Nor is there any conflict between the court of appeals' decision in this case and decisions of other courts of appeals. Because the Board determined that CIPS did not act with an antiunion motive, the retaliation cases cited by petitioners (Pet. 14-15, 17 n.9) are inapposite. As petitioners themselves suggest, those cases address "adverse employer action based on an improper motive." Pet. 14; see, e.g., Molon Motor & Coil Corp. v. NLRB, 965 F.2d 523 (7th Cir. 1992) (discharge motivated by antiunion animus); Movers & Warehousemen's Ass'n. v. NLRB, 550 F.2d 962 (4th Cir.) (lockout motivated in part by desire to influence union's procedure for ratifying contract), cert. denied, 434 U.S. 826 (1977); NLRB v. Zelrich Co., 344 F.2d 1011, 1014 (5th Cir. 1965) (Christmas bonuses withheld to discourage membership in the union, and as retaliation for employees' majority vote for the union); see also Reno Hilton Resorts v. NLRB, 196 F.3d 1275, 1282-1285 (D.C. Cir. 1999) (contracting out motivated by antiunion animus).3


Finally, there is no inconsistency in the Board's own decisions-an issue that would not warrant a grant of certiorari in any event. Petitioners rely on Board determinations that "employer lockouts in reprisal for employees' concerted, protected activities do[] violate §§ 8(a)(1) and 8(a)(3)." Pet. 15. Yet the Board found in this case that CIPS's lockout was not a "reprisal," but rather an economic weapon used in support of CIPS's bargaining position and in opposition to the unions' chosen economic weapon. As the court of appeals noted (Pet. App. 11a-12a), that finding renders inapposite the Board precedents relied upon by petitioners (Pet. 15-16).


In Highland Superstores, Inc., 314 N.L.R.B. 146 (1994), for example, the Board found a Section 8 violation where the employer punished union employees for handbilling in support of a consumer boycott, and "there [wa]s no merit to the Company's claim that it locked its employees out to pressure the Union at the bargaining table." Id. at 148. In Riverside Cement Co., 296 N.L.R.B. 840 (1989), the Board found that a lockout was unlawful because the employer had not acted "to support a legitimate bargaining position," but rather, to enforce a new workplace rule that was inconsistent with the governing terms of employment. 296 N.L.R.B. at 842 & n.10. Finally, in Thrift Drug Co., 204 N.L.R.B. 41 (1973), enforced, 491 F.2d 751 (3d Cir. 1974), the employer suspended only a lone employee whose picketing on behalf of the union had stopped deliveries, while taking no action against other picketing employees whose picketing did not have that effect. This singling-out was discriminatory and reflected that the employer's real concern was stopping the employee from picketing at the delivery entrance, not advancing the employer's position in the ongoing collective bargaining negotiations with the union. 204 N.L.R.B. at 41 n.2, 42-43. Thrift Drug thus did not present the question "whether an employer may or may not lock out its employees in a unit for the purpose of bringing economic pressure to bear on the employees to accept the employer's collective-bargaining position" (id. at 43), which is the issue in this case.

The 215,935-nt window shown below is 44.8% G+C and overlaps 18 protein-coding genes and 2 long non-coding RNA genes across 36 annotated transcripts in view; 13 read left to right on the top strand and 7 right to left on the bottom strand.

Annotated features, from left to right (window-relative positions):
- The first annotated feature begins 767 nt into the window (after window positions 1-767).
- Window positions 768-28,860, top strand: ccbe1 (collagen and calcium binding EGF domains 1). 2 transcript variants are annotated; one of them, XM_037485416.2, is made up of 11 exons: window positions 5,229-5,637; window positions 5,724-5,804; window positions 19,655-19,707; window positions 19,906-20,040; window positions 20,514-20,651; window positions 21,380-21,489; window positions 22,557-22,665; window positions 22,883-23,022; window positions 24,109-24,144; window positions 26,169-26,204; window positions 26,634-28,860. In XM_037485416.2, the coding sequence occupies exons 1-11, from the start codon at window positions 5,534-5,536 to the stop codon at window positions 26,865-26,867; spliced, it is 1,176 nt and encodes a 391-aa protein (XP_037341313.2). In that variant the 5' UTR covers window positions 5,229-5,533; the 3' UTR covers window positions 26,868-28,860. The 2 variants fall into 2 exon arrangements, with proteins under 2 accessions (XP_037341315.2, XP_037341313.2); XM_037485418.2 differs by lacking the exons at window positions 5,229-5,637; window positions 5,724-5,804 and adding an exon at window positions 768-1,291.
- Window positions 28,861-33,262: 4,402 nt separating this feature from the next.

CONCLUSION


The petition for a writ of certiorari should be denied.


Respectfully submitted.


SETH P. WAXMAN
Solicitor General


LEONARD R. PAGE
General Counsel
NORTON J. COME
Deputy Associate
General Counsel
JOHN EMAD ARBAB
Attorney
National Labor Relations
Board




NOVEMBER 2000
1 The same principles apply to alleged violations of Section 8(a)(1) when, as is generally the case, the Section 8(a)(1) claim is derivative of a claim under Section 8(a)(3). See NLRB v. Fleetwood Trailer Co., 389 U.S. 375, 378 (1967); see also Great Dane Trailers, 388 U.S. at 30, 32.
2 The Board found that CIPS violated Section 8 by terminating health insurance coverage and failing to pay certain workers' compensation benefits during the lockout, and by failing to provide information Local 702 requested. These violations, however, did not support an inference that the lockout was motivated by unlawful considerations. Pet. App. 36a-40a. CIPS did not appeal the Board's findings that CIPS violated Section 8 in these respects.
3 For the same reason, this case is not governed by NLRB v. Transportation Management Corp., 462 U.S. 393 (1983). See Pet. 14 n.7. That case addressed situations in which "a discharge or other adverse action [was] based in whole or in part on antiunion animus." 462 U.S. at 401.